4: the feet
‘Don’t worry, Britt dear,’ said Mrs Smith. ‘He’s not going to need them again. He won’t exactly be walking anywhere, will he? Now hurry up and cut them off.’
‘You pulled me out of the foot-lopping course,’ Britt muttered in perfect estuary English. She thought of all the insults the cops had thrown at her boss and wished she dared copy them. ‘So I don’t know how to do it.’
‘Behave. You have all the tools, and there won’t be much blood. The heart doesn’t pump after death.’
‘But what’s in the vessels obeys the laws of gravity,’ Britt said, suppressing: you horrible old turdburger. That McEwan had a nice way with words.
Mrs Smith was like all the evil witches from every fairy tale Britt had ever been forced to read as a child. Rosa Klebb probably had nothing on her either.
‘Why do you want his feet?’ she asked, hearing the nasty little whining tone in her voice.
‘They’ll be as handy a way as any to keep that greedy idiot McEwan and his bunch of filthy scroungers out of my way.’
Do all ancient spies talk like that? Britt asked herself as Smith opened her wizened little mouth again. Honestly it did look like a cat’s back— Britt corrected herself. She’d been pulled up for obscenity only the other day.
‘Not like that, child! Angle the scalpel,’ Smith said with an unfair snap in her voice. ‘You won’t get a neat enough line if you don’t. Think of tidying up the pastry round the edge of an apple pie.’
‘You think I like ever made a pie in my life?’
‘That’s where your fundamental problem lies. If you’d learned to handle all the demands and stresses involved in baking you wouldn’t make so much fuss about dismembering a useless member of humanity,’ Smith said, rabbitting on as usual.
‘Why do you really want his feet?’
‘Need to know only, I’m afraid, Britt. Need to know. Now get on with it. Put the feet under the hedge close to the ‘Welcome to Masham’ sign and get back to Harrogate. Bat your pretty little eyelashes at the old man and tell him the yeast’s back where it belongs. And I’ve got the stolen formula back.’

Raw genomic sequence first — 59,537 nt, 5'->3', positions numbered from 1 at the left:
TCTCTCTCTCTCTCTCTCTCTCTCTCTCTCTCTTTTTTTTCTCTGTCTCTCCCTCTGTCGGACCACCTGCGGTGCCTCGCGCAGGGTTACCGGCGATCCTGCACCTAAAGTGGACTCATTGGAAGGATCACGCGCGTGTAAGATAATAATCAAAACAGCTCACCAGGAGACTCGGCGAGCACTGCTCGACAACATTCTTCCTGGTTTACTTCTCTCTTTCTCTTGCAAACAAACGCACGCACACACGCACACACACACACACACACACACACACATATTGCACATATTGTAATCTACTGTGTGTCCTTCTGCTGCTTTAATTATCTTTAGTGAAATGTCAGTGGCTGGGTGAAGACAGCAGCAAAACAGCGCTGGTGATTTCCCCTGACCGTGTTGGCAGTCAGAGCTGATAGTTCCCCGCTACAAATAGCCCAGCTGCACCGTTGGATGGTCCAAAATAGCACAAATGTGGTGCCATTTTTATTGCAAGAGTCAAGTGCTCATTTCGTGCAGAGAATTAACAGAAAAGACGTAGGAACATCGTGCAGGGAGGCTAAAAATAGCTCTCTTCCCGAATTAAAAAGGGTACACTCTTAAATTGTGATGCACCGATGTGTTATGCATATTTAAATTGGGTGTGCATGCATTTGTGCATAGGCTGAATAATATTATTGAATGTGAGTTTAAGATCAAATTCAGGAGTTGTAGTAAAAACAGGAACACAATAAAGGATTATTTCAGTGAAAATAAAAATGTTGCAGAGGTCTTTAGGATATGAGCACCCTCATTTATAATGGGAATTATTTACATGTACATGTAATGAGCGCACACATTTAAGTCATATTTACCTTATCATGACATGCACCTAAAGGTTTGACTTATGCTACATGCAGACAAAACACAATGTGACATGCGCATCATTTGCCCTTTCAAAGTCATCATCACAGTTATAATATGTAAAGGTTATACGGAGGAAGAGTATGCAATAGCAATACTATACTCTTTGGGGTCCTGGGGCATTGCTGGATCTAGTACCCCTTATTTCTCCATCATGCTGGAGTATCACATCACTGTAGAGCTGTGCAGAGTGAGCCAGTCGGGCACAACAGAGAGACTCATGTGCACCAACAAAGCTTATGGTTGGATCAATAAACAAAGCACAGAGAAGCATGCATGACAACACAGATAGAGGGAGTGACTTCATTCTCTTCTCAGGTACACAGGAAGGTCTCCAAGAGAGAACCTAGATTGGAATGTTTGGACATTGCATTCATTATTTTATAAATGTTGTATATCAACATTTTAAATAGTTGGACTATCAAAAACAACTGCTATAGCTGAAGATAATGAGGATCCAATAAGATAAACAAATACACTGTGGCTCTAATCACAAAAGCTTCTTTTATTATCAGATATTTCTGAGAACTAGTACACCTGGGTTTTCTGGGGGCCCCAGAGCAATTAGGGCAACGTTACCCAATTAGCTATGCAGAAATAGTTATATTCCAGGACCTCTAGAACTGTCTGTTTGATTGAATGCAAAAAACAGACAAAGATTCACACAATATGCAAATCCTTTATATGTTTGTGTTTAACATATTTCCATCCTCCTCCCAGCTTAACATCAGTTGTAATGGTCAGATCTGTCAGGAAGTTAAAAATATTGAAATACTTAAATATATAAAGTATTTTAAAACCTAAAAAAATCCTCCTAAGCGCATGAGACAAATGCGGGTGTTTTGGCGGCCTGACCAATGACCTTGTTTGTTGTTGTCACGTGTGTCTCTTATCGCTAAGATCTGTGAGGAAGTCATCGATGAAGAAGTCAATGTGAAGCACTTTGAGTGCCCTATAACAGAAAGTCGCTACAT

‘You’re as bad as a three-year-old boy. You do not need to know.’
Caroline Smith watched as Britt hacked first at one foot and then the next. Clearly the child had never jointed a chicken either.
At last! She’d managed to separate the skin and muscle and tendons. Only the actual joints remained. Caroline’s hands itched to help, but the old man had been insistent. Only Britt was to touch this body. And, obviously, only in gloves. At last it was done.
‘That’s better.’ Caroline always liked to encourage the young when she could. ‘Now, slide the feet into the bags. One to each. That’s right. And put them under the hedge. Then forget you were ever here.’
‘Plenty of people like saw me in Masham today.’
‘But not here they didn’t.’ Caroline Smith wondered whether the rising generation was really as clueless as it seemed or whether even her intake had exasperated the powers-that-were who’d fought the Cold War. At least she and her fellow officers had never asked questions. They’d done as they were told without protest, and they’d never shown fear. Ever.
That was harder to achieve now that she knew so much more than she’d ever known in the old days.
The yeast had been successfully introduced to Ingredient X in the lab and the stinks boys were certain the formula would do its work. Caroline hoped so. She did not want to have to go through all this again. And luckily guarding the lab wasn’t her pigeon. A whole secret army had been deployed for that.
If the project worked, the dry cleaners who’d wanted to kill Alec Guinness in that film of The Man in the White Suit would be nothing to what Big Pharma would do to suppress this.